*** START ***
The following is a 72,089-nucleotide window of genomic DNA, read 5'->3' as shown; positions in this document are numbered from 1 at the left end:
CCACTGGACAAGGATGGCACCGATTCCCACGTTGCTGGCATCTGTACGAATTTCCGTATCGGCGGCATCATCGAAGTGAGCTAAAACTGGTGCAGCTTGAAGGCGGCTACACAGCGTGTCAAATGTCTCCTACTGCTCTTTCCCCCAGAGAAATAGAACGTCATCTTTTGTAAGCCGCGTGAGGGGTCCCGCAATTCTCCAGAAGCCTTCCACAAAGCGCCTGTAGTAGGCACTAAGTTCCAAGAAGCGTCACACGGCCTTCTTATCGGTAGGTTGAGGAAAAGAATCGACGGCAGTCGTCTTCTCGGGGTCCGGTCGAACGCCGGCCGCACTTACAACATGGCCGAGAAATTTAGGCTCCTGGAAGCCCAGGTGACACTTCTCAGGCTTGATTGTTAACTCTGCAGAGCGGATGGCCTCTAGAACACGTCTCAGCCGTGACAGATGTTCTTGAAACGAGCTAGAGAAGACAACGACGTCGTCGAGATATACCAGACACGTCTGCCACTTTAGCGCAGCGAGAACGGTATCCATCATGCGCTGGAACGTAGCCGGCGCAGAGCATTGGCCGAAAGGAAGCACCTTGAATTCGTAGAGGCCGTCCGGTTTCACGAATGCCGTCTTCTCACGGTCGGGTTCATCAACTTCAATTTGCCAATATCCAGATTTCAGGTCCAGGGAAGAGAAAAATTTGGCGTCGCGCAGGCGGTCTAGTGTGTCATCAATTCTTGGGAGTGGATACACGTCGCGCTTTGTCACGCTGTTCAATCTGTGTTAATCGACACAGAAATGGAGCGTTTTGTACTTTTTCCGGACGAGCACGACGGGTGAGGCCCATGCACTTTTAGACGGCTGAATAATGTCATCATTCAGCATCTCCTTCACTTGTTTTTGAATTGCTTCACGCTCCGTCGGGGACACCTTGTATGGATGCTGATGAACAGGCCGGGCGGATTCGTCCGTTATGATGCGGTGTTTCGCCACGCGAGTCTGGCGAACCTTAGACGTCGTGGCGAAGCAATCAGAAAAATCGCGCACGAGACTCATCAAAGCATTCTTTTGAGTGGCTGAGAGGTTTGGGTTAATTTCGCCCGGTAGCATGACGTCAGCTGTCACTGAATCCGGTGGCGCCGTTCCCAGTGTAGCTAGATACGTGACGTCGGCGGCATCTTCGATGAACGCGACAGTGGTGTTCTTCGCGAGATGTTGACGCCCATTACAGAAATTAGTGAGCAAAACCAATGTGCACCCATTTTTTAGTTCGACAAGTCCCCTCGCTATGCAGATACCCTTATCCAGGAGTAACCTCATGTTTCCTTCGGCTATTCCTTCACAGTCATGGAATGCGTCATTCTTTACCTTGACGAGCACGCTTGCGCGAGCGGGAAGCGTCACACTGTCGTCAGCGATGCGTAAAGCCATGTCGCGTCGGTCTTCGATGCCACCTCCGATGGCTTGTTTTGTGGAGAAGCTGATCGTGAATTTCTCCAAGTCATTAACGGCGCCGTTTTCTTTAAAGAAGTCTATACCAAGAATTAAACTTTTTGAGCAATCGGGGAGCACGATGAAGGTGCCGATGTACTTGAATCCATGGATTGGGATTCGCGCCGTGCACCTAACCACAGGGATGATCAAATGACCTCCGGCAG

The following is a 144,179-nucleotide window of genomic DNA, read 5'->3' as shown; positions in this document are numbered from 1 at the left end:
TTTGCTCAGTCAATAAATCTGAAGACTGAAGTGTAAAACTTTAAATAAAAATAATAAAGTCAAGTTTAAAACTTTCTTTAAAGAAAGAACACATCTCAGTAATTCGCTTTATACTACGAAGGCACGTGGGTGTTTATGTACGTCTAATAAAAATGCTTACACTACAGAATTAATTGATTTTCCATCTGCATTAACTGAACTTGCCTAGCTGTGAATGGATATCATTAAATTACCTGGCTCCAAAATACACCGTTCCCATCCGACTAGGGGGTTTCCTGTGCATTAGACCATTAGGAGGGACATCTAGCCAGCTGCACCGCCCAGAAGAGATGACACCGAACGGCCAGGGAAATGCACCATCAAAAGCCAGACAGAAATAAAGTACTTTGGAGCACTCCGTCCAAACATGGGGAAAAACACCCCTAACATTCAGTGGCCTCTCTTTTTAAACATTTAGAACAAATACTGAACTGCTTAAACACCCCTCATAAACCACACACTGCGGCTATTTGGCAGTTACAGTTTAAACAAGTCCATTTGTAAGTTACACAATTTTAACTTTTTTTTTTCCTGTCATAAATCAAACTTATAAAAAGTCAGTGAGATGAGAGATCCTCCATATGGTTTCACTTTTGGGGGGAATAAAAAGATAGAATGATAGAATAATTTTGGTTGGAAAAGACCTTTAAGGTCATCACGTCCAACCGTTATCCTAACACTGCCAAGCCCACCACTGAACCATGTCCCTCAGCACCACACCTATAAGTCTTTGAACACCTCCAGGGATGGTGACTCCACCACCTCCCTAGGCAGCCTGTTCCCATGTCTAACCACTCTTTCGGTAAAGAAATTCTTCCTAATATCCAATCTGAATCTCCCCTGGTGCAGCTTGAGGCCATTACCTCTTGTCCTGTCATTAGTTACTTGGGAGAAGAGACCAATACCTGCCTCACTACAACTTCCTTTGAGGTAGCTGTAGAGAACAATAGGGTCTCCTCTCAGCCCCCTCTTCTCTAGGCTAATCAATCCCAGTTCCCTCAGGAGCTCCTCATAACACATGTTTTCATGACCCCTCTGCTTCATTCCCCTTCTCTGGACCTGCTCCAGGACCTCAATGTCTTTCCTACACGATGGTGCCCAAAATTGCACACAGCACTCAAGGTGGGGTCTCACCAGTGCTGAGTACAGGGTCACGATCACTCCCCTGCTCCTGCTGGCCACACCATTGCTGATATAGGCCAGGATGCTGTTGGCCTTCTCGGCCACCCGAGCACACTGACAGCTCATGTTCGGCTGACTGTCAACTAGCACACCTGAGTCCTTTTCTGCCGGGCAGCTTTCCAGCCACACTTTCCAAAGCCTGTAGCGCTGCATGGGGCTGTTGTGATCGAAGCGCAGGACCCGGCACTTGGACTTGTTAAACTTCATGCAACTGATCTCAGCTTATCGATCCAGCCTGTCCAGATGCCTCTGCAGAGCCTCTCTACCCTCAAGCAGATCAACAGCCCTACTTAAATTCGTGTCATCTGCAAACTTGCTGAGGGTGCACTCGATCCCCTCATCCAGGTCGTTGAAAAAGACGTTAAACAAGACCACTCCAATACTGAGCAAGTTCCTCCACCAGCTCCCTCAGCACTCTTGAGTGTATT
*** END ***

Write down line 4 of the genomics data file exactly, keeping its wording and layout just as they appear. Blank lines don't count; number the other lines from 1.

TTTGCTCAGTCAATAAATCTGAAGACTGAAGTGTAAAACTTTAAATAAAAATAATAAAGTCAAGTTTAAAACTTTCTTTAAAGAAAGAACACATCTCAGTAATTCGCTTTATACTACGAAGGCACGTGGGTGTTTATGTACGTCTAATAAAAATGCTTACACTACAGAATTAATTGATTTTCCATCTGCATTAACTGAACTTGCCTAGCTGTGAATGGATATCATTAAATTACCTGGCTCCAAAATACACCGTTCCCATCCGACTAGGGGGTTTCCTGTGCATTAGACCATTAGGAGGGACATCTAGCCAGCTGCACCGCCCAGAAGAGATGACACCGAACGGCCAGGGAAATGCACCATCAAAAGCCAGACAGAAATAAAGTACTTTGGAGCACTCCGTCCAAACATGGGGAAAAACACCCCTAACATTCAGTGGCCTCTCTTTTTAAACATTTAGAACAAATACTGAACTGCTTAAACACCCCTCATAAACCACACACTGCGGCTATTTGGCAGTTACAGTTTAAACAAGTCCATTTGTAAGTTACACAATTTTAACTTTTTTTTTTCCTGTCATAAATCAAACTTATAAAAAGTCAGTGAGATGAGAGATCCTCCATATGGTTTCACTTTTGGGGGGAATAAAAAGATAGAATGATAGAATAATTTTGGTTGGAAAAGACCTTTAAGGTCATCACGTCCAACCGTTATCCTAACACTGCCAAGCCCACCACTGAACCATGTCCCTCAGCACCACACCTATAAGTCTTTGAACACCTCCAGGGATGGTGACTCCACCACCTCCCTAGGCAGCCTGTTCCCATGTCTAACCACTCTTTCGGTAAAGAAATTCTTCCTAATATCCAATCTGAATCTCCCCTGGTGCAGCTTGAGGCCATTACCTCTTGTCCTGTCATTAGTTACTTGGGAGAAGAGACCAATACCTGCCTCACTACAACTTCCTTTGAGGTAGCTGTAGAGAACAATAGGGTCTCCTCTCAGCCCCCTCTTCTCTAGGCTAATCAATCCCAGTTCCCTCAGGAGCTCCTCATAACACATGTTTTCATGACCCCTCTGCTTCATTCCCCTTCTCTGGACCTGCTCCAGGACCTCAATGTCTTTCCTACACGATGGTGCCCAAAATTGCACACAGCACTCAAGGTGGGGTCTCACCAGTGCTGAGTACAGGGTCACGATCACTCCCCTGCTCCTGCTGGCCACACCATTGCTGATATAGGCCAGGATGCTGTTGGCCTTCTCGGCCACCCGAGCACACTGACAGCTCATGTTCGGCTGACTGTCAACTAGCACACCTGAGTCCTTTTCTGCCGGGCAGCTTTCCAGCCACACTTTCCAAAGCCTGTAGCGCTGCATGGGGCTGTTGTGATCGAAGCGCAGGACCCGGCACTTGGACTTGTTAAACTTCATGCAACTGATCTCAGCTTATCGATCCAGCCTGTCCAGATGCCTCTGCAGAGCCTCTCTACCCTCAAGCAGATCAACAGCCCTACTTAAATTCGTGTCATCTGCAAACTTGCTGAGGGTGCACTCGATCCCCTCATCCAGGTCGTTGAAAAAGACGTTAAACAAGACCACTCCAATACTGAGCAAGTTCCTCCACCAGCTCCCTCAGCACTCTTGAGTGTATT